Durban - Love it or hate it, pinotage is the varietal on which South Africa can hang its red wine hat.
It is our home-grown grape, compliments of the hard work done by Dr Abraham Perold in the 1920s and now, slowly, with thanks to the Pinotage Association and the sound sponsorship of Absa (the Pinotage Top 10 and Perold Cape Blend competitions), it is evolving into a wine that stands both on its own and in pinotage-based blends.
Globally, wine lovers know a Bordeaux blend is a classic full-bodied French wine created from at least two of the cabernet sauvignon, malbec, petit verdot, merlot and cabernet franc grapes. South Africa’s unique selling point is a well-balanced, structured wine style, Cape blend that includes 30-70 percent pinotage in its make-up.
This year marked the second annual Perold Absa Cape Blend Competition, and 42 wines from 33 producers competed for the honours from this inimitable style.
The top three announced in Paarl recently were the Beyerskloof Faith 2009, KWV Perold Tributum 2010 and Windmeul Reserve Cape Blend 2010, with the runners-up being the Grangehurst Nikela 2005 and Lyngrove Platinum Latitude 2011. In each of the blends, pinotage and cabernet sauvignon contributed more than 60 percent, a strong shift from last year’s wines, in which shiraz was the dominant blender.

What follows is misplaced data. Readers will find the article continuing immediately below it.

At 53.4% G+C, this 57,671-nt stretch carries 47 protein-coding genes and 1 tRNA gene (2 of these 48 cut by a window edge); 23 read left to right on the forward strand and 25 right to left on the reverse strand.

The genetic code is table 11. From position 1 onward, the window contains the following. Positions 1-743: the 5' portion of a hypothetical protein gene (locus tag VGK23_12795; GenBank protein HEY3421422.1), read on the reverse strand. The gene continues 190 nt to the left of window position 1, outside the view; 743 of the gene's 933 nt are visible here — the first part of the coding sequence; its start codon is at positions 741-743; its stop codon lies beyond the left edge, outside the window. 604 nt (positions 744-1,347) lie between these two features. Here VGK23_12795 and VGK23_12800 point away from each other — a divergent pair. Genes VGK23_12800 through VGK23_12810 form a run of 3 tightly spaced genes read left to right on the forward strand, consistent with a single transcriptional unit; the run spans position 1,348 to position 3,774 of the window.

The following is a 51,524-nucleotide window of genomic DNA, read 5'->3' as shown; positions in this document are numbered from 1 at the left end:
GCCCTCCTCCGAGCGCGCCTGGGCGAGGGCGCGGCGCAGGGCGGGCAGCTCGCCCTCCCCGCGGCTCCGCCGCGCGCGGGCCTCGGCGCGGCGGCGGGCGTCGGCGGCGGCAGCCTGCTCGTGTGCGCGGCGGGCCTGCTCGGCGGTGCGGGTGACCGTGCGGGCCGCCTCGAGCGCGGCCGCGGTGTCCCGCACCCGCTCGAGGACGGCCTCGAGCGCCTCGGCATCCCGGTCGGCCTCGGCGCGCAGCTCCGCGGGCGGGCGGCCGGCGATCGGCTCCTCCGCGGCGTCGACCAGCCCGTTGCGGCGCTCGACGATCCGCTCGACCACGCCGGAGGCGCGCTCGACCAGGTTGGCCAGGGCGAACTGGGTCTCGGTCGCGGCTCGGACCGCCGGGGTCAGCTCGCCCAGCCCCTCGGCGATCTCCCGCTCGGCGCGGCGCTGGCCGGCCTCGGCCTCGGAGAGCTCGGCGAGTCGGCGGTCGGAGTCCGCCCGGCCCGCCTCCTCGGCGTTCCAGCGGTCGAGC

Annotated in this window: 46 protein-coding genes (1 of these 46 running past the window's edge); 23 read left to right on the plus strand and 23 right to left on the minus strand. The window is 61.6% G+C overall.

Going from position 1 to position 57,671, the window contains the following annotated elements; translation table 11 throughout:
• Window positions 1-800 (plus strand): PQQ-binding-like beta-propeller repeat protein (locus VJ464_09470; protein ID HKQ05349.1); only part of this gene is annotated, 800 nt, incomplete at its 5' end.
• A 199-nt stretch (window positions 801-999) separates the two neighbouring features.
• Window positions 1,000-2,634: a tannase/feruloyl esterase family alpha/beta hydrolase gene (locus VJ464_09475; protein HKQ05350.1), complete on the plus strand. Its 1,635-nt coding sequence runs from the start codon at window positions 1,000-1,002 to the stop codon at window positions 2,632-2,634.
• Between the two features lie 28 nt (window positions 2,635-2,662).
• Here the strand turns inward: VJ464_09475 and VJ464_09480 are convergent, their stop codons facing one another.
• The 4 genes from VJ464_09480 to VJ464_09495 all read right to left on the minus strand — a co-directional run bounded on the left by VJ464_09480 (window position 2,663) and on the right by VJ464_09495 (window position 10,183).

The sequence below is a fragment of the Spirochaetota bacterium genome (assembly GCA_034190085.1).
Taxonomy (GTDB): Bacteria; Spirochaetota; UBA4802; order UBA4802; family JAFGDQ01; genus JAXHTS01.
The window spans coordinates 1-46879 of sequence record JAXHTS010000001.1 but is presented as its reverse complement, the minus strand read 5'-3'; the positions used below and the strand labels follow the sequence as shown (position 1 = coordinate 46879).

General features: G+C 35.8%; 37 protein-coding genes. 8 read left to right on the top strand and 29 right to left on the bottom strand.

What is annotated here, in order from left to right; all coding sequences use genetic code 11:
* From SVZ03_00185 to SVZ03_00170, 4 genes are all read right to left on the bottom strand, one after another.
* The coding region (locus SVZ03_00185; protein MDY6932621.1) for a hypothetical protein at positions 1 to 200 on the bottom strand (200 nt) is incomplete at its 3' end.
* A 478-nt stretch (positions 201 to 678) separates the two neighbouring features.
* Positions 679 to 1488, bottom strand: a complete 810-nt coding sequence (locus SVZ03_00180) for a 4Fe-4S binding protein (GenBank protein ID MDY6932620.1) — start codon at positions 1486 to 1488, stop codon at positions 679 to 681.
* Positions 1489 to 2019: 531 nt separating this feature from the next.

While these wines may have emerged the top, there are a host of cellars aiming to make a Cape blend their flagship wine. Some are still doing intensive testing to reach the finishing line, but the options now before consumers reflect the long road already walked.
The Lanzerac Le Général 2009 (approximate retail price R200) has recently walked away with accolades from both the Michelangelo International Wine Awards and Veritas, while the Matt Black Red 2009 (R79) has Michelangelo credits.
Jet-setters using British Airways business class between the UK, Africa and India earlier this year also had the privilege of sharing in our pinotage, with the Simonsig Frans Malan Reserve 2007 (R155). It was a wine that garnered gold honours at Veritas, so more than worthy of its place in the sun.
Slowly but surely, Cape blends are emerging as a wines category that can become a serious talking point around any dinner table. - The Mercury